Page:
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Ian McEwan nails it:

“Truly, Brexit has stirred something not heroic or celebratory or generous in the nation, but instead has coaxed into the light from some dark, damp places the lowest human impulses, from the small-minded to the mean-spirited to the murderous.”

TV Commercial activity

Daniel Brint Lesson plans, Resources for teachers 0 Comments


This activity focuses on listening and word order.


Commercials use speech to describe a product or service, provide information or depict a situation intended to draw our attention to a product’s efficacy or appeal. They often use language in short, dynamic or humorous chunks. By scripting the content and jumbling the words students have to think about sentence structure, aided by their memory of what was said. This results in precise attention to the content as students become highly motivated to check their predictions against the spoken content.



  1. Choose a commercial and transcribe the spoken content.
  2. Jumble the sentences/phrases on a worksheet.
  3. Introduce the ad and watch it once. Elicit responses – was it funny/interesting/appealing? What was being sold? What/where was the setting?
  4. Give out the worksheet. Students work together trying to put the words in the correct order. If you think it appropriate, play the ad a second time after five minutes but without looking at the worksheet. Continue with the activity. Watch the commercial and check the answers.
  5. Alternatively, put the jumbled sentences on the board one by one and get the students in teams to work out the order. When a team thinks they have the correct order they call out. Check their answer. If it’s correct, they get two points, if it’s wrong, all the other teams get one point.


Obviously, the content will determine the language points you want to highlight. In the case of ‘Snapdragon’ I look at comparatives and the use of ‘way’ as a modifier and in/to prepositions. Students can also try reading the text with the ad on but the sound turned off.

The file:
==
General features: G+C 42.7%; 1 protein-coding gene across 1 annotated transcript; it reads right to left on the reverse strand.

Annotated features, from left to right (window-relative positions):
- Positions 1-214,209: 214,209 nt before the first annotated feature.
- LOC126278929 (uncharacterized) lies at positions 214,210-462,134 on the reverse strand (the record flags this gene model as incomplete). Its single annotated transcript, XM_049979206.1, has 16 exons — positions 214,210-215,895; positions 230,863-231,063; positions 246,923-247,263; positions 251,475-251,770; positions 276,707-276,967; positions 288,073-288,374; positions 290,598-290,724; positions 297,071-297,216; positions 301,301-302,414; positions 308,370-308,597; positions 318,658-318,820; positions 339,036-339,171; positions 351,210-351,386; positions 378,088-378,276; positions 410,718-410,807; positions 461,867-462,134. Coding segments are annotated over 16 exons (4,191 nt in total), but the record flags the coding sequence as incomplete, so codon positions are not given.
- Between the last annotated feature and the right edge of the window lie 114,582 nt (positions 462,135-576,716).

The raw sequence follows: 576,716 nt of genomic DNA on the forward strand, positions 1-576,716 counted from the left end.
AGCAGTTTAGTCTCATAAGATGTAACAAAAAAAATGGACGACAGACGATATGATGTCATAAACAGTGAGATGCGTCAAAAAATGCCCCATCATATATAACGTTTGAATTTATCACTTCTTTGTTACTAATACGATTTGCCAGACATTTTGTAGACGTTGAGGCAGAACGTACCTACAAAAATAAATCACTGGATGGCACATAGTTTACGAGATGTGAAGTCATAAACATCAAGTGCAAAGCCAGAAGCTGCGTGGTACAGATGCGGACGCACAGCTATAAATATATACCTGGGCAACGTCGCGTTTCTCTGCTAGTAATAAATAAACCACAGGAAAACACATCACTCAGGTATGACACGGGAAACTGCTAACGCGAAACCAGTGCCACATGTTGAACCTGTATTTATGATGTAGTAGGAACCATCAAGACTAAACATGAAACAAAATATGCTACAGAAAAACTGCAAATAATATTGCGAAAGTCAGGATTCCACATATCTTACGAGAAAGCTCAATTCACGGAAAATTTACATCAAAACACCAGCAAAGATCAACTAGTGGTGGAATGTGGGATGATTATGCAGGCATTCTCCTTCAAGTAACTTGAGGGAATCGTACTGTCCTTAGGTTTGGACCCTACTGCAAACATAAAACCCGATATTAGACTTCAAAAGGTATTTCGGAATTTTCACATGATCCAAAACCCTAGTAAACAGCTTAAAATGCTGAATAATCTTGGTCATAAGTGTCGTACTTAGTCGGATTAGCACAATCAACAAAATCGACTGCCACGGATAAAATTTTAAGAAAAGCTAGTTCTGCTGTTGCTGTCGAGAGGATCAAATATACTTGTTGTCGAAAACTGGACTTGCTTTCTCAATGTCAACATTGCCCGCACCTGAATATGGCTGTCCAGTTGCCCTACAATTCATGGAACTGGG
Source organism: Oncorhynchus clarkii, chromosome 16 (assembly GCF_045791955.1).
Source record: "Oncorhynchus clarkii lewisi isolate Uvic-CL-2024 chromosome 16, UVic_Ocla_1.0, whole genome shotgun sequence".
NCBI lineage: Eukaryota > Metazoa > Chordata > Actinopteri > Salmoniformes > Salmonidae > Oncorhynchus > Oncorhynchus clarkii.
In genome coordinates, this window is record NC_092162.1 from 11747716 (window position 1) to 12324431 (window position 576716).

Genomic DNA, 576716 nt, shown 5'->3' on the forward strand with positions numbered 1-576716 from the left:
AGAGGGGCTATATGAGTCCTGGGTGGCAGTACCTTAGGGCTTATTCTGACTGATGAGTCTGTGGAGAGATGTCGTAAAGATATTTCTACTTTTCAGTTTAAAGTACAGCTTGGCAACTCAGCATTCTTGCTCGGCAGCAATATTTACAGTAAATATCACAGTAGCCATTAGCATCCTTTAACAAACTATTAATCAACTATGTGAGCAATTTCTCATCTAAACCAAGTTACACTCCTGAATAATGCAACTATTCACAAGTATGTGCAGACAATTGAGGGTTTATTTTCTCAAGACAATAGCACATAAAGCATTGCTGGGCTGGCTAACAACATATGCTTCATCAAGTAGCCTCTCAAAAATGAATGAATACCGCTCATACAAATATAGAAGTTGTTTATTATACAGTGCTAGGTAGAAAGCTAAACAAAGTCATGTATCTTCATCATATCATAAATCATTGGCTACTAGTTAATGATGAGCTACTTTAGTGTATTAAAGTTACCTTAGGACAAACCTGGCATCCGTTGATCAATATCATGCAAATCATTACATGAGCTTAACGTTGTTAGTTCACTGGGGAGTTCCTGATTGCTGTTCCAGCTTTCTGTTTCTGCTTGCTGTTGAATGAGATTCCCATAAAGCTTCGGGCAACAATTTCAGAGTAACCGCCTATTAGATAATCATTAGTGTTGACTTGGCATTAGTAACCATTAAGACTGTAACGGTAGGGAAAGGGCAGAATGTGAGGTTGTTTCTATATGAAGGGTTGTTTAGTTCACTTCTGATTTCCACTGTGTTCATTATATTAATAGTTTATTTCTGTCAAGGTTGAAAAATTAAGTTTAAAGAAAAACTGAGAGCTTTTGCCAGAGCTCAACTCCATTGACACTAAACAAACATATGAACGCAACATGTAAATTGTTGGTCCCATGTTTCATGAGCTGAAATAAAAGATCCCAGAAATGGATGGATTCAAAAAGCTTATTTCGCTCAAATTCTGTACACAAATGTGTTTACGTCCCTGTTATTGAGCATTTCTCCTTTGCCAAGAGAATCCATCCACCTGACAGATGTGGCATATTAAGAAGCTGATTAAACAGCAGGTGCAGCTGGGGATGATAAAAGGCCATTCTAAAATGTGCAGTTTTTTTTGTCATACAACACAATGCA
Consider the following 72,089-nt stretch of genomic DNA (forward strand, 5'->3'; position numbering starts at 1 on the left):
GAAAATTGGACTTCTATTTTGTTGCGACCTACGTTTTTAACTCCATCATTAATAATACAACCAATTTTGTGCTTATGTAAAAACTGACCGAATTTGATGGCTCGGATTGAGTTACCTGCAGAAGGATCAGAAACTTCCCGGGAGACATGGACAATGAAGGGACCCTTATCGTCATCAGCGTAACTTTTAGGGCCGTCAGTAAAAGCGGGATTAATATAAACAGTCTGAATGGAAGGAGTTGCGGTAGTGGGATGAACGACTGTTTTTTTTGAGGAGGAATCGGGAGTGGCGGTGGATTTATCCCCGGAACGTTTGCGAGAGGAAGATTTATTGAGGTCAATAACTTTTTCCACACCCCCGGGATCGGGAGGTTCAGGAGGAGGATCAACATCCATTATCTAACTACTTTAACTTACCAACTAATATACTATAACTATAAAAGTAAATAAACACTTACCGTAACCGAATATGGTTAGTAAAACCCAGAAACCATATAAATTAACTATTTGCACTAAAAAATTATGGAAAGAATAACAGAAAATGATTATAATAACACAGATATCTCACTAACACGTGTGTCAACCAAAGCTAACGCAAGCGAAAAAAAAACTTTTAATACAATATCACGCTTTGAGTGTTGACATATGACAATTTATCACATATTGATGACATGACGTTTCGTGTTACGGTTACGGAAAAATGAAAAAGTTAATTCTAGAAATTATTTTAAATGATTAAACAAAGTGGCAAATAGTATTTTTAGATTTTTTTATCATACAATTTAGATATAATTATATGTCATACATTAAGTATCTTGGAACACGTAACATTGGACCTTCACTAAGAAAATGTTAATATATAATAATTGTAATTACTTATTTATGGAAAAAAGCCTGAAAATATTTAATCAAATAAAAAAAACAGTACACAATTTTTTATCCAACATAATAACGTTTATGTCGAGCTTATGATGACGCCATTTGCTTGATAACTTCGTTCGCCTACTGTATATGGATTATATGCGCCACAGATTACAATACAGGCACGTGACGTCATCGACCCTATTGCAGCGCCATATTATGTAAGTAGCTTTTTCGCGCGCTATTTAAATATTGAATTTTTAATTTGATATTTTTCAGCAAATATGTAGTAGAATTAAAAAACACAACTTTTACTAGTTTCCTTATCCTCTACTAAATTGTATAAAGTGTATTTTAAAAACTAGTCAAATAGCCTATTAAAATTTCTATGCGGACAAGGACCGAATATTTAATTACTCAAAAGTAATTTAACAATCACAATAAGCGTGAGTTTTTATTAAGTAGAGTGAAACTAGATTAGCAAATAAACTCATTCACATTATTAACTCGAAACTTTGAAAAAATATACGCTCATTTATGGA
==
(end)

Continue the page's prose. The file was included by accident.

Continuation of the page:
This summer a dragon is coming

Come on you beast!

Stay together and we live

No, a slightly smaller dragon, tiny really

But faster, way faster, really.

And cuter, but not that cute.

A dragon that’s smarter, more advanced…

…can multi-task and doesn’t waste power.

This summer, a dragon is coming.

Not to a theatre,

Not to an enchanted little village.

Nope, this dragon is coming to your phone.

Well, technically, in your phone.

Make sure your next phone

Has the blockbuster speed and performance…

Hundreds of millions already love.

Make sure it has a snapdragon.


JUMBLED – the first word of each phrase is capitalized.


This / dragon / coming / a / is / summer


beast! / you / on / Come


we / and / together / live / Stay


No, / really / smaller / tiny / slightly / a / dragon


faster / faster / way / But / really


not / but / And / cuter / cute / that


dragon / A / more / that’s /advanced / smarter…


multi-task / power / and / can / waste / doesn’t

This / dragon / coming / a / is / summer

to / theatre / Not / a

an / to / village. / theatre / Not / little / enchanted

coming / this / Nope / phone / your / to / dragon / is


in / phone / technically / your / Well, /

your / Make / phone… / sure / next